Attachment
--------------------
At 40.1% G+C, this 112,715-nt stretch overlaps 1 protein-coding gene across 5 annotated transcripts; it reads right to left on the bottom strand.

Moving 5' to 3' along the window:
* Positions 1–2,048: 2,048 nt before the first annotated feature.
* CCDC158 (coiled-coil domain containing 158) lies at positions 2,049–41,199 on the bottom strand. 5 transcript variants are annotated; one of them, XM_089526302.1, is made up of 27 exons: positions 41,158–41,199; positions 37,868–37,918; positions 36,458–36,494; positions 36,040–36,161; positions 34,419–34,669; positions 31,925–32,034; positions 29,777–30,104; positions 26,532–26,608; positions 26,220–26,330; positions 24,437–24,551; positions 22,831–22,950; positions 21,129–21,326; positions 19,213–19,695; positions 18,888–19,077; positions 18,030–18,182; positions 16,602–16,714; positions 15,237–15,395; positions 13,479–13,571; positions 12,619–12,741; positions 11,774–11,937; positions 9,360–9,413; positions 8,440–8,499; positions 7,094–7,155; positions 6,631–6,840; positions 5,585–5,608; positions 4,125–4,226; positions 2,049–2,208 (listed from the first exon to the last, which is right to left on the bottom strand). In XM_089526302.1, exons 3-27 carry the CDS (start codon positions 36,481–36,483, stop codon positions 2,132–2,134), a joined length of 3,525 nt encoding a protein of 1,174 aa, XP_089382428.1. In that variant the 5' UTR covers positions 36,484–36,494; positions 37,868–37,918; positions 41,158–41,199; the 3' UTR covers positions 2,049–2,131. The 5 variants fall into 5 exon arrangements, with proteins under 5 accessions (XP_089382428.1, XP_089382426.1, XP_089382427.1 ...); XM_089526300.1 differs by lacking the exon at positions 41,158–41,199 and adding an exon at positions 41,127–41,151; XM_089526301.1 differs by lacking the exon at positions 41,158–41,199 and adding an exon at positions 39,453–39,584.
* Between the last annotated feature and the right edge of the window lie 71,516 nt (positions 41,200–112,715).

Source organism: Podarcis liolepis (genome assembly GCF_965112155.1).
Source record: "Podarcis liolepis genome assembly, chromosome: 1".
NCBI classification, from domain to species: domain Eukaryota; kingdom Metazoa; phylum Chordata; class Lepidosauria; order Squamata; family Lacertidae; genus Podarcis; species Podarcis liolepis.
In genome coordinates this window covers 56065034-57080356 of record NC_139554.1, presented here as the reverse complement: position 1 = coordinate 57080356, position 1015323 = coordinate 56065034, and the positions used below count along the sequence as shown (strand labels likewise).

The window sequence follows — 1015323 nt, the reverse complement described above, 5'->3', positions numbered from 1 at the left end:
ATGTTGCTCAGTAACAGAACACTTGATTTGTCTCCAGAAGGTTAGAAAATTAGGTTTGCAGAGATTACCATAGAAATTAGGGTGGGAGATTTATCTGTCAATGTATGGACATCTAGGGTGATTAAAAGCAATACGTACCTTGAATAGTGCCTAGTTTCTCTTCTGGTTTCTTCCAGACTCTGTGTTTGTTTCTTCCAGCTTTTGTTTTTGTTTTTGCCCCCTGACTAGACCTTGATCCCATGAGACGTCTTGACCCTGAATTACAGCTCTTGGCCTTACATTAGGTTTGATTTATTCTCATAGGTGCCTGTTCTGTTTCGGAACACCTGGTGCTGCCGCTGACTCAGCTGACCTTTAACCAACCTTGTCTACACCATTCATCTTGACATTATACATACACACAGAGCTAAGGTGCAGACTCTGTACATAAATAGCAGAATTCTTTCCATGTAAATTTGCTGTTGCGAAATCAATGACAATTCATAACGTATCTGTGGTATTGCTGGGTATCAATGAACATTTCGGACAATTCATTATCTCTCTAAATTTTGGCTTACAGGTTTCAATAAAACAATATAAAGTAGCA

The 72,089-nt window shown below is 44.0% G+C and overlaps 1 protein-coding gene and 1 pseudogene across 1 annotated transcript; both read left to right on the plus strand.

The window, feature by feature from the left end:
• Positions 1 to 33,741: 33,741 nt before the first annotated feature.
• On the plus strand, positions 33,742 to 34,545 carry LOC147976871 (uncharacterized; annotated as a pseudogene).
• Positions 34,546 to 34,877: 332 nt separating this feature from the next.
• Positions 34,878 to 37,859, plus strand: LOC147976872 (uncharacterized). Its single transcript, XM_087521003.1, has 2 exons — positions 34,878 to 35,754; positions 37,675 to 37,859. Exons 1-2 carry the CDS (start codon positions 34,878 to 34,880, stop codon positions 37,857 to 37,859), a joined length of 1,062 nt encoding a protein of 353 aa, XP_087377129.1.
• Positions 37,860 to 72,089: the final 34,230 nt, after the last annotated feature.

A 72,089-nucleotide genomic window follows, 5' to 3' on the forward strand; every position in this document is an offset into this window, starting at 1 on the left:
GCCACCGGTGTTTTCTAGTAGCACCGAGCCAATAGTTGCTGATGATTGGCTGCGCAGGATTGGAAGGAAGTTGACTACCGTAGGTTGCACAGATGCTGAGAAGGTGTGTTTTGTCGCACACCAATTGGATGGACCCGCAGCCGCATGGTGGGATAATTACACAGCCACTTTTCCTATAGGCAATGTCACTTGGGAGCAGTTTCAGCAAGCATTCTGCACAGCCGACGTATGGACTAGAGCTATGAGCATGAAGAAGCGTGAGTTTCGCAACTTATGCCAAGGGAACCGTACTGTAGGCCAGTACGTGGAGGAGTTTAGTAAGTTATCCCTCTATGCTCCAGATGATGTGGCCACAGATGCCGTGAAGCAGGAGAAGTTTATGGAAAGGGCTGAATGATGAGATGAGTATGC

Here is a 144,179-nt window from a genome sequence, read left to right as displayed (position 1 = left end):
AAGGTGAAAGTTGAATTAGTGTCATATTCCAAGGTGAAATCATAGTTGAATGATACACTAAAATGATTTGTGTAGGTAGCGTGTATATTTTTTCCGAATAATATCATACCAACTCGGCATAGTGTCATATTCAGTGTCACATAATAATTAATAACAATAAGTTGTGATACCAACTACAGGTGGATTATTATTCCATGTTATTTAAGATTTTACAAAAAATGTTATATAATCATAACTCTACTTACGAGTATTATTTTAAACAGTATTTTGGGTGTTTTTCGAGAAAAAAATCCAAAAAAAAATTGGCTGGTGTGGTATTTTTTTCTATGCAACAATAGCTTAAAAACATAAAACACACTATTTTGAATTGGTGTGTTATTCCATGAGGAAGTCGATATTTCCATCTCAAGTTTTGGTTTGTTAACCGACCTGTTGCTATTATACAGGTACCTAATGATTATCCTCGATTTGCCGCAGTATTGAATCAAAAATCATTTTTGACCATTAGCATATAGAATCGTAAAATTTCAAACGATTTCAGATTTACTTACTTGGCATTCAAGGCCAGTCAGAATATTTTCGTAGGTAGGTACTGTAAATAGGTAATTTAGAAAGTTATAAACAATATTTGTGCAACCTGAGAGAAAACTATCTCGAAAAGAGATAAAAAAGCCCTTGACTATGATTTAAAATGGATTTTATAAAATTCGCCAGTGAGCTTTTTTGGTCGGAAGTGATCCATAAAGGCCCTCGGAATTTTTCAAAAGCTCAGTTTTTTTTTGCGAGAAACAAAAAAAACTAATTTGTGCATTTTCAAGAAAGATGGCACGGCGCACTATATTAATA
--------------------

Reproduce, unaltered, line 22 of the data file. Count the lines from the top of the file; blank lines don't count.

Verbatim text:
AAGGTGAAAGTTGAATTAGTGTCATATTCCAAGGTGAAATCATAGTTGAATGATACACTAAAATGATTTGTGTAGGTAGCGTGTATATTTTTTCCGAATAATATCATACCAACTCGGCATAGTGTCATATTCAGTGTCACATAATAATTAATAACAATAAGTTGTGATACCAACTACAGGTGGATTATTATTCCATGTTATTTAAGATTTTACAAAAAATGTTATATAATCATAACTCTACTTACGAGTATTATTTTAAACAGTATTTTGGGTGTTTTTCGAGAAAAAAATCCAAAAAAAAATTGGCTGGTGTGGTATTTTTTTCTATGCAACAATAGCTTAAAAACATAAAACACACTATTTTGAATTGGTGTGTTATTCCATGAGGAAGTCGATATTTCCATCTCAAGTTTTGGTTTGTTAACCGACCTGTTGCTATTATACAGGTACCTAATGATTATCCTCGATTTGCCGCAGTATTGAATCAAAAATCATTTTTGACCATTAGCATATAGAATCGTAAAATTTCAAACGATTTCAGATTTACTTACTTGGCATTCAAGGCCAGTCAGAATATTTTCGTAGGTAGGTACTGTAAATAGGTAATTTAGAAAGTTATAAACAATATTTGTGCAACCTGAGAGAAAACTATCTCGAAAAGAGATAAAAAAGCCCTTGACTATGATTTAAAATGGATTTTATAAAATTCGCCAGTGAGCTTTTTTGGTCGGAAGTGATCCATAAAGGCCCTCGGAATTTTTCAAAAGCTCAGTTTTTTTTTGCGAGAAACAAAAAAAACTAATTTGTGCATTTTCAAGAAAGATGGCACGGCGCACTATATTAATA